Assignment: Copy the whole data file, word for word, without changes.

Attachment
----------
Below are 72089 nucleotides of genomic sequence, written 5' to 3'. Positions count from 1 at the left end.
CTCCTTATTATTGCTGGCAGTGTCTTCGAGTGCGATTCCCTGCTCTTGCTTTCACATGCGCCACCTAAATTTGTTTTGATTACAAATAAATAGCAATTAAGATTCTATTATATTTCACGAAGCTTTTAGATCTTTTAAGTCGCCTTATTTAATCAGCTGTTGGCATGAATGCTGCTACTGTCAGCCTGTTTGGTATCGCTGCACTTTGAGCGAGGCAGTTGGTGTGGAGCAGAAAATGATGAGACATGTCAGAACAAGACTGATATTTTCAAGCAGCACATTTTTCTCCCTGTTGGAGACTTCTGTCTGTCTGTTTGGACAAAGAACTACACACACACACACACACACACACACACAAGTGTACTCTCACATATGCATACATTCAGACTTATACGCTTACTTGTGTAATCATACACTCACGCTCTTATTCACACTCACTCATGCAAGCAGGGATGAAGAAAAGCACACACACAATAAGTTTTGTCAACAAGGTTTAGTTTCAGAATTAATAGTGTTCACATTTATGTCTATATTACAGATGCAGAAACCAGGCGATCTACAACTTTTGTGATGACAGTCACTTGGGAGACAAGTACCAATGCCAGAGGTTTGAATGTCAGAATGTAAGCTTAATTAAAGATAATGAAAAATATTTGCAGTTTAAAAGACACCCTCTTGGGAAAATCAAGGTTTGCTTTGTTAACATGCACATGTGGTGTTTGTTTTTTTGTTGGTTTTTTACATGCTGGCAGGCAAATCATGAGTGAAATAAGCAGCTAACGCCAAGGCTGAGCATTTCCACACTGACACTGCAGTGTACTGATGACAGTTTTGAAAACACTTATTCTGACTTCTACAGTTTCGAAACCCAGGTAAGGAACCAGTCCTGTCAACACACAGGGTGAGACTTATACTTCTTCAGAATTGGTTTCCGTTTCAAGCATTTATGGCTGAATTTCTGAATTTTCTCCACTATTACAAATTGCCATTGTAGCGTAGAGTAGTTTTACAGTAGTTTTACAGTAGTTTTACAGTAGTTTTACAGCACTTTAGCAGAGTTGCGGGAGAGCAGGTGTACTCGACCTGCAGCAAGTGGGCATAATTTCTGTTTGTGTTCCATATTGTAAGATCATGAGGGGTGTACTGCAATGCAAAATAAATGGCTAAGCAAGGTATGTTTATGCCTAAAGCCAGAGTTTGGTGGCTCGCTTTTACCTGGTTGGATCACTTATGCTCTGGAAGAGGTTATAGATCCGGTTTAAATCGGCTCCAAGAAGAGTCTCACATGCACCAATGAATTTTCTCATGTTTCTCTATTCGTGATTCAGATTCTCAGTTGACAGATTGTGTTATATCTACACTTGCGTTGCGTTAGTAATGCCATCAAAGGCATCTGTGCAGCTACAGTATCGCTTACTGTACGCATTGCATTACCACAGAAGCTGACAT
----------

Below are 72089 nucleotides of genomic sequence, written 5' to 3'. Positions count from 1 at the left end.
CTCCTTATTATTGCTGGCAGTGTCTTCGAGTGCGATTCCCTGCTCTTGCTTTCACATGCGCCACCTAAATTTGTTTTGATTACAAATAAATAGCAATTAAGATTCTATTATATTTCACGAAGCTTTTAGATCTTTTAAGTCGCCTTATTTAATCAGCTGTTGGCATGAATGCTGCTACTGTCAGCCTGTTTGGTATCGCTGCACTTTGAGCGAGGCAGTTGGTGTGGAGCAGAAAATGATGAGACATGTCAGAACAAGACTGATATTTTCAAGCAGCACATTTTTCTCCCTGTTGGAGACTTCTGTCTGTCTGTTTGGACAAAGAACTACACACACACACACACACACACACACACAAGTGTACTCTCACATATGCATACATTCAGACTTATACGCTTACTTGTGTAATCATACACTCACGCTCTTATTCACACTCACTCATGCAAGCAGGGATGAAGAAAAGCACACACACAATAAGTTTTGTCAACAAGGTTTAGTTTCAGAATTAATAGTGTTCACATTTATGTCTATATTACAGATGCAGAAACCAGGCGATCTACAACTTTTGTGATGACAGTCACTTGGGAGACAAGTACCAATGCCAGAGGTTTGAATGTCAGAATGTAAGCTTAATTAAAGATAATGAAAAATATTTGCAGTTTAAAAGACACCCTCTTGGGAAAATCAAGGTTTGCTTTGTTAACATGCACATGTGGTGTTTGTTTTTTTGTTGGTTTTTTACATGCTGGCAGGCAAATCATGAGTGAAATAAGCAGCTAACGCCAAGGCTGAGCATTTCCACACTGACACTGCAGTGTACTGATGACAGTTTTGAAAACACTTATTCTGACTTCTACAGTTTCGAAACCCAGGTAAGGAACCAGTCCTGTCAACACACAGGGTGAGACTTATACTTCTTCAGAATTGGTTTCCGTTTCAAGCATTTATGGCTGAATTTCTGAATTTTCTCCACTATTACAAATTGCCATTGTAGCGTAGAGTAGTTTTACAGTAGTTTTACAGTAGTTTTACAGTAGTTTTACAGCACTTTAGCAGAGTTGCGGGAGAGCAGGTGTACTCGACCTGCAGCAAGTGGGCATAATTTCTGTTTGTGTTCCATATTGTAAGATCATGAGGGGTGTACTGCAATGCAAAATAAATGGCTAAGCAAGGTATGTTTATGCCTAAAGCCAGAGTTTGGTGGCTCGCTTTTACCTGGTTGGATCACTTATGCTCTGGAAGAGGTTATAGATCCGGTTTAAATCGGCTCCAAGAAGAGTCTCACATGCACCAATGAATTTTCTCATGTTTCTCTATTCGTGATTCAGATTCTCAGTTGACAGATTGTGTTATATCTACACTTGCGTTGCGTTAGTAATGCCATCAAAGGCATCTGTGCAGCTACAGTATCGCTTACTGTACGCATTGCATTACCACAGAAGCTGACAT